Women who have sex with other women or do more than just have straightforward intercourse are more likely to have orgasms, an Australian study has definitively proved.
The latest findings from the nation's largest sexuality survey unveiled on Monday shed new light on the relationship between what lovers do in the sack and whether they experience orgasm. The sex snapshot, based on interviews with more than 19,000 people, shows that standard intercourse is by far the most common sexual practice.
About 95 per cent of those interviewed engaged in the act in their last sexual encounter, while 75 per cent also had some kind of "manual stimulation". One quarter had received oral sex and only one per cent had anal sex.
The study, published in the latest Journal of Sex Research, shows that 31.1 per cent of women having heterosexual sex in their last encounter did not have an orgasm, compared to 24 per cent of those involved in lesbian sex. Only 5.2 per cent of men did not orgasm.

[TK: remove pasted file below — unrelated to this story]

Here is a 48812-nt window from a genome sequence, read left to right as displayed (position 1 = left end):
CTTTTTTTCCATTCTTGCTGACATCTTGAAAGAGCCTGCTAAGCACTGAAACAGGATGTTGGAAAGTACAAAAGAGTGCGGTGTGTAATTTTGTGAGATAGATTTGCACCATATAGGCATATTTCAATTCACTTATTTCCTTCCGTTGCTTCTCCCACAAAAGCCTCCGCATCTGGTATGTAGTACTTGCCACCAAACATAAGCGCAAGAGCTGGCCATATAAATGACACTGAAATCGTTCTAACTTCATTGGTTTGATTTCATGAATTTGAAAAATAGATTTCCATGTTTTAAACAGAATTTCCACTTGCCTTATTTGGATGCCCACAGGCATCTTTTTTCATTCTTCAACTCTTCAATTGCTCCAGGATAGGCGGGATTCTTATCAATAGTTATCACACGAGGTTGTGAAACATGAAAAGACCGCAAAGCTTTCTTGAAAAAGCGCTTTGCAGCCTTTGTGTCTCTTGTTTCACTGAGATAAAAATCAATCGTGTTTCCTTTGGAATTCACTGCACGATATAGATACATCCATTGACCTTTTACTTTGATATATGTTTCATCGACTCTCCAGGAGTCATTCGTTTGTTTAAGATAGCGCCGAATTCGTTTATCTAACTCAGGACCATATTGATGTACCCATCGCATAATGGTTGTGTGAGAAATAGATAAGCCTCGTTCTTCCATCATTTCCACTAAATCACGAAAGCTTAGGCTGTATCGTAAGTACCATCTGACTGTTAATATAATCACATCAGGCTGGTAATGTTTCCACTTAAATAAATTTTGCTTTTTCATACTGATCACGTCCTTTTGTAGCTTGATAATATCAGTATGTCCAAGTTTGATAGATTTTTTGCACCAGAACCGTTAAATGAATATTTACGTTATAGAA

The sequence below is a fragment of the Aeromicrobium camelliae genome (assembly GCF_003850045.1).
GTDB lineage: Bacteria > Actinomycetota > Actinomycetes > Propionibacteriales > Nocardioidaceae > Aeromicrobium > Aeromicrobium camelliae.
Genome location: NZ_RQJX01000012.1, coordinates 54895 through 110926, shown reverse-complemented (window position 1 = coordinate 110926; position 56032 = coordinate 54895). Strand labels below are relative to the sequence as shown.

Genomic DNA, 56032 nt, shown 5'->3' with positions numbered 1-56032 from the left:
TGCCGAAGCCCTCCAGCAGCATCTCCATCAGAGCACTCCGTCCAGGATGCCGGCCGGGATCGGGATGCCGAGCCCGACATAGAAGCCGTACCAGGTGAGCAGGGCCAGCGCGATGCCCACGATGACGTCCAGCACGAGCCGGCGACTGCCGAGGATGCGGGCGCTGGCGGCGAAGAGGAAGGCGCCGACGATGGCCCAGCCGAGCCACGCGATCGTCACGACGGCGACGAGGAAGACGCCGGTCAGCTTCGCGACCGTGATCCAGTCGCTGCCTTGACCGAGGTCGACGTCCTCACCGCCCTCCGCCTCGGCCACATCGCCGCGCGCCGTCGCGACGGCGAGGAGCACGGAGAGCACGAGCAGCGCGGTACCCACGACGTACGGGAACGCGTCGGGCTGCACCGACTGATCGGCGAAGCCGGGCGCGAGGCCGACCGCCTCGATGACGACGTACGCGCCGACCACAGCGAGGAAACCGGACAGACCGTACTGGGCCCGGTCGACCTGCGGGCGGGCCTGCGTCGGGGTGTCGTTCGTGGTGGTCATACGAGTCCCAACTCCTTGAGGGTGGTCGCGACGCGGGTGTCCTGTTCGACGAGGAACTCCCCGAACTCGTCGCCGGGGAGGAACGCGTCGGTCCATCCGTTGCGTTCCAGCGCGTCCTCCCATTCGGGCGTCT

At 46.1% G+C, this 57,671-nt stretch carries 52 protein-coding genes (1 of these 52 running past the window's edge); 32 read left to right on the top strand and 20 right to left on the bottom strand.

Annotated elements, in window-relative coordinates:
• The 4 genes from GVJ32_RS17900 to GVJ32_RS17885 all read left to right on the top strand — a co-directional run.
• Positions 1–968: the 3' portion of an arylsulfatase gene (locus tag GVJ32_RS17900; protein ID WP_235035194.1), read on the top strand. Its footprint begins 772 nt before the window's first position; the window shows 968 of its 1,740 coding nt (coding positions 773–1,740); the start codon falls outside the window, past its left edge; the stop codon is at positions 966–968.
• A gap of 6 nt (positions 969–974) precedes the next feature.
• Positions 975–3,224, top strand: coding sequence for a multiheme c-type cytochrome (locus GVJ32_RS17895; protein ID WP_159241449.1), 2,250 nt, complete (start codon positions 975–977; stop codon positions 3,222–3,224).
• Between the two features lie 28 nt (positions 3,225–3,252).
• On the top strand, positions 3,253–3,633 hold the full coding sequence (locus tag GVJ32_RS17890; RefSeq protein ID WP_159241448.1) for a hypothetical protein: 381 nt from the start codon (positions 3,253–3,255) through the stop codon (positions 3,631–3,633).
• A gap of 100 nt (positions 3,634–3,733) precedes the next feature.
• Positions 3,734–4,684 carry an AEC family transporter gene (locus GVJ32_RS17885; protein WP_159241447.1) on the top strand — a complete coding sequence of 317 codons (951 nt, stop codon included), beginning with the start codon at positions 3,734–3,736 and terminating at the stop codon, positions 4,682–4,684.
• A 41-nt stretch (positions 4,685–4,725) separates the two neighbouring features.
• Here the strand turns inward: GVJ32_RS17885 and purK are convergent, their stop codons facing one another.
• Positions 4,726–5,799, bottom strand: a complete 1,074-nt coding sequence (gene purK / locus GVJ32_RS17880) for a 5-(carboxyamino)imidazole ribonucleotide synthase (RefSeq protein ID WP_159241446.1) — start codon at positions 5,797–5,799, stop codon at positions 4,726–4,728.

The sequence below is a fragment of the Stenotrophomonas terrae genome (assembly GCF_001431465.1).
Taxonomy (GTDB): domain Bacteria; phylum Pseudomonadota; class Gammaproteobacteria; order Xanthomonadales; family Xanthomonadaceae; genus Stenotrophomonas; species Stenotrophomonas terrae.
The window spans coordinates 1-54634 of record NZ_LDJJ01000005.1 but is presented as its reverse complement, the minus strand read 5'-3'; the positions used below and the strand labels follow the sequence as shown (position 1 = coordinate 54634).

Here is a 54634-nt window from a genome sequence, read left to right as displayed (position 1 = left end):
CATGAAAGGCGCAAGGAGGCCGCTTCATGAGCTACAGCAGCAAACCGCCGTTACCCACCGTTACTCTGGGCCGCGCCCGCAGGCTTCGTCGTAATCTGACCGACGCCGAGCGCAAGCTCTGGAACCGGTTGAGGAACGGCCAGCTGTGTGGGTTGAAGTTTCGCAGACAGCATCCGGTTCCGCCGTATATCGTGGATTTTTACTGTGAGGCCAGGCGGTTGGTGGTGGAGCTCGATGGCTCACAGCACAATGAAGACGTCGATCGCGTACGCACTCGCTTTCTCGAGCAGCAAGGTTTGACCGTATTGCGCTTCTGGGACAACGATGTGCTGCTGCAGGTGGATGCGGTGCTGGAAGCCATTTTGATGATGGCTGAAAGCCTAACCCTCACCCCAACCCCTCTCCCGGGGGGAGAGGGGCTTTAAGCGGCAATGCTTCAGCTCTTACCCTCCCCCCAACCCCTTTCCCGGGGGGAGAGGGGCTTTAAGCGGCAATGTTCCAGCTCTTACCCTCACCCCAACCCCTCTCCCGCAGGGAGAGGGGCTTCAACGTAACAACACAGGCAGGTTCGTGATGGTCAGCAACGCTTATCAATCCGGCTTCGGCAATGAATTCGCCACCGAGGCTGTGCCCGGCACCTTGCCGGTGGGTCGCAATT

The researchers, from Melbourne's La Trobe University and the Universities of Sydney and NSW, said they were surprised at the "extreme discrepancies" between men and women.
One explanation, says co-author Chris Rissel, is the heavy concentration on intercourse - more "effective" for men - as the "central, almost compulsory sexual practice" for heterosexuals.
On top of this, men want sex more than women so in long-term relationships women commonly give away "freebies", he said.
The research, part of the Australian Study of Health and Relationships, clearly showed that the more sexual practices a women engages in the more likelihood she has of orgasm. For example, less than half of women who had standard intercourse on its own had an orgasm. But those who added two variations to the repertoire had up to 90 per cent "success".
Prof Rissel said these findings challenge old fashioned attitudes to women's sexuality that blame the individual if she is unable to have an orgasm.
"Much of the research on female difficulties with orgasm or with heterosexual sex in general has focused more on indirect causes, such as upbringing, attitudes, religion, marital adjustment, anxiety, previous traumatic experience," rather than form of stimulation received, the authors wrote.
They said recent attempts had been made to "medicalise" women's sexual difficulties to create a market for female Viagra.
But their findings show that "the sexual stimulation delivered to women in the typical, rigidly-scripted heterosexual interaction has more to do with whether they reach orgasm (and we suspect, enjoy sex) than with more obscure and distant causes".